[Beowulf] Lustre on google cloud
jaquilina at eagleeyet.net
Thu Jul 25 20:54:54 PDT 2019
What kind of data are you dealing with Structured data or unstructured.
From: Jörg Saßmannshausen <sassy-work at sassy.formativ.net>
Sent: Friday, 26 July 2019 02:27
To: beowulf at beowulf.org; Jonathan Aquilina <jaquilina at eagleeyet.net>
Subject: Re: [Beowulf] Lustre on google cloud
Dear all, dear Chris,
thanks for the detailed explanation. We are currently looking into cloud- bursting so your email was very timely for me as I am suppose to look into it.
One of the issues I can see with our workload is simply getting data into the cloud and back out again. We are not talking about a few Gigs here, we are talking up to say 1 or more TB. For reference: we got 9 PB of storage (GPFS) of which we are currently using 7 PB and there are around 1000+ users connected to the system. So cloud bursting would only be possible in some cases.
Do you happen to have a feeling of how to handle the issue with the file sizes sensibly?
Sorry for hijacking the thread here a bit.
All the best from a hot London
Am Montag, 22. Juli 2019, 14:14:13 BST schrieb Chris Dagdigian:
> A lot of production HPC runs on cloud systems.
> AWS is big for this via their AWS Parallelcluster stack which does
> include lustre support via vfXT for lustre service although they are
> careful to caveat it as staging/scratch space not suitable for
> persistant storage. AWS has some cool node types now with 25gig,
> 50gig and 100-gigabit network support.
> Microsoft Azure is doing amazing things now that they have the
> cyclecomputing folks on board, integrated and able to call shots
> within the product space. They actually offer bare metal HPC and
> infiniband SKUs now and have some interesting parallel filesystem offerings as well.
> Can't comment on google as I've not touched or used it professionally
> but AWS and Azure for sure are real players now to consider if you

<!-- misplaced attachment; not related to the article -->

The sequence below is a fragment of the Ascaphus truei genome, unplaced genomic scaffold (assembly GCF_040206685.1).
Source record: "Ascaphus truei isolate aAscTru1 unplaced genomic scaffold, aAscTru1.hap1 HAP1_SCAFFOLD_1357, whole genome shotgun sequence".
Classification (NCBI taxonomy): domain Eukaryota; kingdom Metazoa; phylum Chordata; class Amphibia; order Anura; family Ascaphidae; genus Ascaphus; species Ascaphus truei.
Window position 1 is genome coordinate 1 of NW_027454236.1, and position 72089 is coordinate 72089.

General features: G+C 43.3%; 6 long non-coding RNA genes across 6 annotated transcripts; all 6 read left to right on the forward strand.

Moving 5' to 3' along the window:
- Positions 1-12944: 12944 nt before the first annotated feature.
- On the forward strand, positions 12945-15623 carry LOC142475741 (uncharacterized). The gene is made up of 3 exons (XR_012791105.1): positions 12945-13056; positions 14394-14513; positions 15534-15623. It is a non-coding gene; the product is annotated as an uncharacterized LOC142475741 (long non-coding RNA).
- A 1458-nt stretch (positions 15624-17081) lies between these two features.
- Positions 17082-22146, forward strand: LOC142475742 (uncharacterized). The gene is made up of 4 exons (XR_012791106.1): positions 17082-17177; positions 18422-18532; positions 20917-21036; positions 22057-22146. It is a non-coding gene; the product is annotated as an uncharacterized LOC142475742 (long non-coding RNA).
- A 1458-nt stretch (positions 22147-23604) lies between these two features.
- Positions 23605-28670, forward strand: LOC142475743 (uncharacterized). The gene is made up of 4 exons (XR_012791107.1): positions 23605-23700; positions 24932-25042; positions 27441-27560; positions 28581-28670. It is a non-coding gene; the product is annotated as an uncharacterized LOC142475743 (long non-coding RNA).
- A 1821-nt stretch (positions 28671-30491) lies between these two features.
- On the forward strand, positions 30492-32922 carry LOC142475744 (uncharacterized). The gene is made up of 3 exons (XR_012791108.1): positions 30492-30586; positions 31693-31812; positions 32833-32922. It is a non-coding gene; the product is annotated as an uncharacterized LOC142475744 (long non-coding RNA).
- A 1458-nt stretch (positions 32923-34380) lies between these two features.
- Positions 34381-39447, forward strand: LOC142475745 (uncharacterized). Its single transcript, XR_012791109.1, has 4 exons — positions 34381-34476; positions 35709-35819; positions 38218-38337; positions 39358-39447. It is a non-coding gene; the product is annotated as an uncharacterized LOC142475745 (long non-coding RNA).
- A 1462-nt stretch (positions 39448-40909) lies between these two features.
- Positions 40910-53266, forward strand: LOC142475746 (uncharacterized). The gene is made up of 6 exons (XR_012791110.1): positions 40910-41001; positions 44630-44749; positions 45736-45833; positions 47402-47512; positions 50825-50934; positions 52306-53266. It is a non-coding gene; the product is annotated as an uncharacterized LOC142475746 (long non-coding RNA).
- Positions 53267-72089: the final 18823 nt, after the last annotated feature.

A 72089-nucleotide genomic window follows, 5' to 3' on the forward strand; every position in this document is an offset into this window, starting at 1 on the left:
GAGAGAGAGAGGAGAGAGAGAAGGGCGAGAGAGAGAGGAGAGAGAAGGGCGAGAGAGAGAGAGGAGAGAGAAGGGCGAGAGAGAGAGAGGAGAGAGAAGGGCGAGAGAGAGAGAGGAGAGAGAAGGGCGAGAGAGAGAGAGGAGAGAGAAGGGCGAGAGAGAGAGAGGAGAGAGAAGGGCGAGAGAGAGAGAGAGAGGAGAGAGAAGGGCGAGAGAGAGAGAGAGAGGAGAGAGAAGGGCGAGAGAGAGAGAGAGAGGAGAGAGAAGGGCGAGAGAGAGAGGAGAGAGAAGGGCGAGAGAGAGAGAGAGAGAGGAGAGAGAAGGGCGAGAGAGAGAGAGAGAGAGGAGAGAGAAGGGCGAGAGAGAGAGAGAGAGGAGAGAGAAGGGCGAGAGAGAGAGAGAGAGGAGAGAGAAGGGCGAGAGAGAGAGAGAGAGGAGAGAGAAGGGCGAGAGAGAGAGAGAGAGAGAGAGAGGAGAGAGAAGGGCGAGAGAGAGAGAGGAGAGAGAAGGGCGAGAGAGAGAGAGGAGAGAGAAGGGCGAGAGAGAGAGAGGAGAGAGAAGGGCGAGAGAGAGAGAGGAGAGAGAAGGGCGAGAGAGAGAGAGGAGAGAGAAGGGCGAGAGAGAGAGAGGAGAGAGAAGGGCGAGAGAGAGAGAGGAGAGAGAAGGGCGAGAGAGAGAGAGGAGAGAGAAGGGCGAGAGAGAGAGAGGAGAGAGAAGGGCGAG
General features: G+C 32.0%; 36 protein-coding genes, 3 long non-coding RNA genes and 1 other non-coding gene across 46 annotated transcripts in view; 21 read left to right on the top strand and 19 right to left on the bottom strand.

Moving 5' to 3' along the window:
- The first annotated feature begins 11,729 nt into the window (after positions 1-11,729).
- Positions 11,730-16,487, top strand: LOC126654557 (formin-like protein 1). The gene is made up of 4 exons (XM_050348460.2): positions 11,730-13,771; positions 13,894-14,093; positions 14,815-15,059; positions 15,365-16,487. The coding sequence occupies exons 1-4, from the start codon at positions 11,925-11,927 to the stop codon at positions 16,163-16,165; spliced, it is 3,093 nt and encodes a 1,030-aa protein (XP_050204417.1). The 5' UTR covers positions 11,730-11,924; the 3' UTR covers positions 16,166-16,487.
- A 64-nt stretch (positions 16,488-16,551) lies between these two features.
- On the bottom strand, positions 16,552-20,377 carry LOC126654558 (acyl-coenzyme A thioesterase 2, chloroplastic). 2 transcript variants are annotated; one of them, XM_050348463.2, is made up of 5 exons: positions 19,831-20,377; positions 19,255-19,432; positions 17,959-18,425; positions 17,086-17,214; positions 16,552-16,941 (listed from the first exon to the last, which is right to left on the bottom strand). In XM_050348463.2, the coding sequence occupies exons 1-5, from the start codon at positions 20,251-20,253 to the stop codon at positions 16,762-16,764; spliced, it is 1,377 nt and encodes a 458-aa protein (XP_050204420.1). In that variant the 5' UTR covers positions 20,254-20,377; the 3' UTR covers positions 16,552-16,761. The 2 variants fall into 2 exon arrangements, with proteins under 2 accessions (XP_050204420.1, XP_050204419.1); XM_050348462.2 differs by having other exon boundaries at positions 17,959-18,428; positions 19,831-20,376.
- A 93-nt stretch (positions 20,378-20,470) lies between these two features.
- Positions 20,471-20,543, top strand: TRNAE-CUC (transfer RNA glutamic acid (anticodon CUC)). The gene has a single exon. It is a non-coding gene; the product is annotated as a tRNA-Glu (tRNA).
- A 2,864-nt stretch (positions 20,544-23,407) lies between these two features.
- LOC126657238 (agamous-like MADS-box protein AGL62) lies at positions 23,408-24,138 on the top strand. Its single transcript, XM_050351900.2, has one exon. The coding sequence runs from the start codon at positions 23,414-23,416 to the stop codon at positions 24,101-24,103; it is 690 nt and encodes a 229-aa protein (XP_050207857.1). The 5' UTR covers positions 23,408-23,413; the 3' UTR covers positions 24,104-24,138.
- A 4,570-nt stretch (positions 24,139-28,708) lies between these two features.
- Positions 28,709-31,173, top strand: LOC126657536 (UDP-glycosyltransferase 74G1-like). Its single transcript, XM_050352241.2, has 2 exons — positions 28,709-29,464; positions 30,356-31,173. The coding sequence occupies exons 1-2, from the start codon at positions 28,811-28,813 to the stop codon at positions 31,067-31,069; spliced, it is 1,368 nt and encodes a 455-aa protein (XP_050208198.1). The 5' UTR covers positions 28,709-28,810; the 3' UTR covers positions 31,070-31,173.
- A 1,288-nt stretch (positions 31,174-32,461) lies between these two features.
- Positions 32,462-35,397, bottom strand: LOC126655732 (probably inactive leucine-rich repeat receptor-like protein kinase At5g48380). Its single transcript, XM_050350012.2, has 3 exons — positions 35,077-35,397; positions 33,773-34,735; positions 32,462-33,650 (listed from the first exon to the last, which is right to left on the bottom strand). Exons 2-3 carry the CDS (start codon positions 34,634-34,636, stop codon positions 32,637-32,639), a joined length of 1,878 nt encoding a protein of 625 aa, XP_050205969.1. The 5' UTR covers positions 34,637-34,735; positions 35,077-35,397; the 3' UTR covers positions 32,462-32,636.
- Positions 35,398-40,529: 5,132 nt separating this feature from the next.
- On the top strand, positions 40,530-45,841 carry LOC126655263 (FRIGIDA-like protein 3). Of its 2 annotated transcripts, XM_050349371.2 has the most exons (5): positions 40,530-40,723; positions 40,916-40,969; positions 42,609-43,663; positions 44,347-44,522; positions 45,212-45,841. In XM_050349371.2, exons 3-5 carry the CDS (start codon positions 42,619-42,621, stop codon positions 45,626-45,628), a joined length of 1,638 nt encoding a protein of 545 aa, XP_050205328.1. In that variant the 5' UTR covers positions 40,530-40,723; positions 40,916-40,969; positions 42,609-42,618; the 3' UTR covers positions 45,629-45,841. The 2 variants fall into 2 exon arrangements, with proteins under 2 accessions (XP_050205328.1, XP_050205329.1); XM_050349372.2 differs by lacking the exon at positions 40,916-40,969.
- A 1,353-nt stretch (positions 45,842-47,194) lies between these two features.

> have an HPC requirement.
> That said, however, a sober cost accounting still shows on-prem or
> "owned' HPC is best from a financial perspective if your workload is
> 24x7x365 constant. The cloud based HPC is best for capability,
> bursty workloads, temporary workloads, auto-scaling, computing against
> cloud-resident data sets or the neat new model where instead of
> on-prem multi-user shared HPC you go out and decide to deliver
> individual bespoke HPC clusters to each user or team on the cloud.
> The big paradigm shift for cloud HPC is that it does not make a lot of
> sense to make a monolithic stack shared by multiple competing users
> and groups. The automated provisioning and elasticity of the cloud
> make it more sensible to build many clusters so that you can tune each
> cluster specifically for the cluster or workload and then blow it up
> when the work is done.
> My $.02 of course!
> > Jonathan Aquilina <mailto:jaquilina at eagleeyet.net> July 22, 2019 at
> > 1:48 PM
> > Hi Guys,
> > I am looking at
> > https://cloud.google.com/blog/products/storage-data-transfer/introdu
> > cing-l ustre-file-system-cloud-deployment-manager-scripts
> > This basically allows you to deploy a lustre cluster on google cloud.
> > In your HPC setups have you considered moving towards cloud based
> > clusters?
> > Regards,
> > Jonathan
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